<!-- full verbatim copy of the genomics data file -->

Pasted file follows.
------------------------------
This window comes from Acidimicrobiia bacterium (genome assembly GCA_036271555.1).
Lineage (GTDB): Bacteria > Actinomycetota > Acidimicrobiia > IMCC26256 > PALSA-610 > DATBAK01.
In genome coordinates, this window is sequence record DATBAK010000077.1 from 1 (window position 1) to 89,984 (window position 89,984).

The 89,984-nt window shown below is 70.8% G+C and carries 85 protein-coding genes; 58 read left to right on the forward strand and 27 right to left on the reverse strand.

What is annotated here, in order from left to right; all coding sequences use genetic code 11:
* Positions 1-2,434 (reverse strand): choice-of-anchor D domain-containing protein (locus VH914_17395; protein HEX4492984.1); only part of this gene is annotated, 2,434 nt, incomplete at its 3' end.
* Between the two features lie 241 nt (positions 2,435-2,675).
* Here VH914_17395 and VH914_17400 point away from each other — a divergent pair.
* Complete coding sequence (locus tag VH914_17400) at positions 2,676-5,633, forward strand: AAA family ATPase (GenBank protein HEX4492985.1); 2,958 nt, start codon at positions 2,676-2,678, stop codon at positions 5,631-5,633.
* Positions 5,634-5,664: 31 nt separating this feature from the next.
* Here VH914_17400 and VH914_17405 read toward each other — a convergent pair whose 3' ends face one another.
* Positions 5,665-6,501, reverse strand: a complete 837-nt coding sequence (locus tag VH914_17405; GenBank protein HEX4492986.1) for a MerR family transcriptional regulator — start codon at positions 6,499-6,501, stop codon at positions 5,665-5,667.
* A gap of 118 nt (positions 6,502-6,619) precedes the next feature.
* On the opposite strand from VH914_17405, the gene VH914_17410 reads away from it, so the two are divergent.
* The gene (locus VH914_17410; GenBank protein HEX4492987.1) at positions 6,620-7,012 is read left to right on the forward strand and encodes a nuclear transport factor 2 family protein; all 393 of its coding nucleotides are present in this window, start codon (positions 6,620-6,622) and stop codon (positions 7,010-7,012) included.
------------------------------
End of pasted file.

This window comes from Acidimicrobiia bacterium (genome assembly GCA_036271555.1).
Lineage (GTDB): Bacteria > Actinomycetota > Acidimicrobiia > IMCC26256 > PALSA-610 > DATBAK01.
In genome coordinates, this window is sequence record DATBAK010000077.1 from 1 (window position 1) to 89,984 (window position 89,984).

The 89,984-nt window shown below is 70.8% G+C and carries 85 protein-coding genes; 58 read left to right on the forward strand and 27 right to left on the reverse strand.

What is annotated here, in order from left to right; all coding sequences use genetic code 11:
* Positions 1-2,434 (reverse strand): choice-of-anchor D domain-containing protein (locus VH914_17395; protein HEX4492984.1); only part of this gene is annotated, 2,434 nt, incomplete at its 3' end.
* Between the two features lie 241 nt (positions 2,435-2,675).
* Here VH914_17395 and VH914_17400 point away from each other — a divergent pair.
* Complete coding sequence (locus tag VH914_17400) at positions 2,676-5,633, forward strand: AAA family ATPase (GenBank protein HEX4492985.1); 2,958 nt, start codon at positions 2,676-2,678, stop codon at positions 5,631-5,633.
* Positions 5,634-5,664: 31 nt separating this feature from the next.
* Here VH914_17400 and VH914_17405 read toward each other — a convergent pair whose 3' ends face one another.
* Positions 5,665-6,501, reverse strand: a complete 837-nt coding sequence (locus tag VH914_17405; GenBank protein HEX4492986.1) for a MerR family transcriptional regulator — start codon at positions 6,499-6,501, stop codon at positions 5,665-5,667.
* A gap of 118 nt (positions 6,502-6,619) precedes the next feature.
* On the opposite strand from VH914_17405, the gene VH914_17410 reads away from it, so the two are divergent.
* The gene (locus VH914_17410; GenBank protein HEX4492987.1) at positions 6,620-7,012 is read left to right on the forward strand and encodes a nuclear transport factor 2 family protein; all 393 of its coding nucleotides are present in this window, start codon (positions 6,620-6,622) and stop codon (positions 7,010-7,012) included.